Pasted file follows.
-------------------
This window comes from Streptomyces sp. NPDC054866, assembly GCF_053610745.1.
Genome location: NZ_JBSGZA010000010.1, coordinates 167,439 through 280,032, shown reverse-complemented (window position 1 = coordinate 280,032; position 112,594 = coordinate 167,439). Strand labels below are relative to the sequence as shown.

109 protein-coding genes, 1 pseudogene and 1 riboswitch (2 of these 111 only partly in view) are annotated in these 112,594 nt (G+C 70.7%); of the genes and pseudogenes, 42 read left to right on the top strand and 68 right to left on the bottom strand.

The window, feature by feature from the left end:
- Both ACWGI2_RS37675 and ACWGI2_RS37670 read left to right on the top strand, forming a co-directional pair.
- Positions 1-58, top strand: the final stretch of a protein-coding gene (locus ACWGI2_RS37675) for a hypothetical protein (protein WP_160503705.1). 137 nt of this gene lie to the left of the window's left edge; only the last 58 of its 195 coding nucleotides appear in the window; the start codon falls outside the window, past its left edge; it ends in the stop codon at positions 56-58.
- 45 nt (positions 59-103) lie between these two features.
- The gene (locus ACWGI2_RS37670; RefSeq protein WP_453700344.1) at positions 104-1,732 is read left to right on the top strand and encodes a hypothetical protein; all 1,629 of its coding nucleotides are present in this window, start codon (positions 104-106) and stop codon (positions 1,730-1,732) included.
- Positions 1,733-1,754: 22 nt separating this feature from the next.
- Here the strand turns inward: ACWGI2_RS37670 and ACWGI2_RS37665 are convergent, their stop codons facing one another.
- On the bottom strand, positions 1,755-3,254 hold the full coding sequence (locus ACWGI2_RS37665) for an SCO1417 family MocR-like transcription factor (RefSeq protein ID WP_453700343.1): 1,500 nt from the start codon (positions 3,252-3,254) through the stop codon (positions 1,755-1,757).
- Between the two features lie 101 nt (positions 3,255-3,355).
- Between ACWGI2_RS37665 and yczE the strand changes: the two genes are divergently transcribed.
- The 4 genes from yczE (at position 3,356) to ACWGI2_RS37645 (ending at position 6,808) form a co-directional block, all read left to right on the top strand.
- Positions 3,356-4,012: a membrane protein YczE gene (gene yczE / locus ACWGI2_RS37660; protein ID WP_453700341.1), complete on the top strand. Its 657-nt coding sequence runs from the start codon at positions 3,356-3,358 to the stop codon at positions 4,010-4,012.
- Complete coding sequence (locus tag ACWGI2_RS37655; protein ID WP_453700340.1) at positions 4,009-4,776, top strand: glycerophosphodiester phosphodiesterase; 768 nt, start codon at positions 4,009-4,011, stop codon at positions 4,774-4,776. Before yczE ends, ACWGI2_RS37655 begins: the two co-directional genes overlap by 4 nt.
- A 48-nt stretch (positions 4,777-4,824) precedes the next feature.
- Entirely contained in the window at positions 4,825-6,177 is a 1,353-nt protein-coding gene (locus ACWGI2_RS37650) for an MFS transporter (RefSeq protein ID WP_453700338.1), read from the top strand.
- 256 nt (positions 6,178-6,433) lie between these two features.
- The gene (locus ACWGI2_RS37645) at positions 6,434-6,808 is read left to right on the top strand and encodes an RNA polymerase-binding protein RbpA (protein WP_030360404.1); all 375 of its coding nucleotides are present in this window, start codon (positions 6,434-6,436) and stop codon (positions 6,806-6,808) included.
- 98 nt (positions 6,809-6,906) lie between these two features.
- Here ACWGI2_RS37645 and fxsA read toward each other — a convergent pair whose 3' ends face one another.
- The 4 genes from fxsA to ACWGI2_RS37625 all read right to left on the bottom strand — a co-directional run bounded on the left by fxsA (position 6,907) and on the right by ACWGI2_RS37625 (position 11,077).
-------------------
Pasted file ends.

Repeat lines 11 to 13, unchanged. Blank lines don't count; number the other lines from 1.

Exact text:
- On the bottom strand, positions 1,755-3,254 hold the full coding sequence (locus ACWGI2_RS37665) for an SCO1417 family MocR-like transcription factor (RefSeq protein ID WP_453700343.1): 1,500 nt from the start codon (positions 3,252-3,254) through the stop codon (positions 1,755-1,757).
- Between the two features lie 101 nt (positions 3,255-3,355).
- Between ACWGI2_RS37665 and yczE the strand changes: the two genes are divergently transcribed.